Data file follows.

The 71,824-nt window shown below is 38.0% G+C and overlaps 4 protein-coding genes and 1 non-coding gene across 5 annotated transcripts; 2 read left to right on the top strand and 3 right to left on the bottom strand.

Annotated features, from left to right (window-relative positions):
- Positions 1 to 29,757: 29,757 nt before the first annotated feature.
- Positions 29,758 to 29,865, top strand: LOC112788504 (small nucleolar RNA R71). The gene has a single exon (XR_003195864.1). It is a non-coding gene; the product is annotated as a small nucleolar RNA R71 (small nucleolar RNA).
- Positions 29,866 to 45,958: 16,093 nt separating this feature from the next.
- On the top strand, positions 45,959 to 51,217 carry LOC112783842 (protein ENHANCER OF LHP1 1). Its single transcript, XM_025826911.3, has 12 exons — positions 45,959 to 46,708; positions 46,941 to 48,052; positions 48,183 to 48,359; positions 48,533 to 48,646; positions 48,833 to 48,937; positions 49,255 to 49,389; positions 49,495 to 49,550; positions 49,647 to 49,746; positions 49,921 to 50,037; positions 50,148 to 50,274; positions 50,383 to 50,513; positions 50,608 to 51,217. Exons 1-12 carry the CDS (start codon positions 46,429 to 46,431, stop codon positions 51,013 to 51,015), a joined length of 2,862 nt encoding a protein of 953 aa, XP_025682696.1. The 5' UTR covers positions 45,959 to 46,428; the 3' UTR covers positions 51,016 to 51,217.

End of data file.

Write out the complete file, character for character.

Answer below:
The 71,824-nt window shown below is 38.0% G+C and overlaps 4 protein-coding genes and 1 non-coding gene across 5 annotated transcripts; 2 read left to right on the top strand and 3 right to left on the bottom strand.

Annotated features, from left to right (window-relative positions):
- Positions 1 to 29,757: 29,757 nt before the first annotated feature.
- Positions 29,758 to 29,865, top strand: LOC112788504 (small nucleolar RNA R71). The gene has a single exon (XR_003195864.1). It is a non-coding gene; the product is annotated as a small nucleolar RNA R71 (small nucleolar RNA).
- Positions 29,866 to 45,958: 16,093 nt separating this feature from the next.
- On the top strand, positions 45,959 to 51,217 carry LOC112783842 (protein ENHANCER OF LHP1 1). Its single transcript, XM_025826911.3, has 12 exons — positions 45,959 to 46,708; positions 46,941 to 48,052; positions 48,183 to 48,359; positions 48,533 to 48,646; positions 48,833 to 48,937; positions 49,255 to 49,389; positions 49,495 to 49,550; positions 49,647 to 49,746; positions 49,921 to 50,037; positions 50,148 to 50,274; positions 50,383 to 50,513; positions 50,608 to 51,217. Exons 1-12 carry the CDS (start codon positions 46,429 to 46,431, stop codon positions 51,013 to 51,015), a joined length of 2,862 nt encoding a protein of 953 aa, XP_025682696.1. The 5' UTR covers positions 45,959 to 46,428; the 3' UTR covers positions 51,016 to 51,217.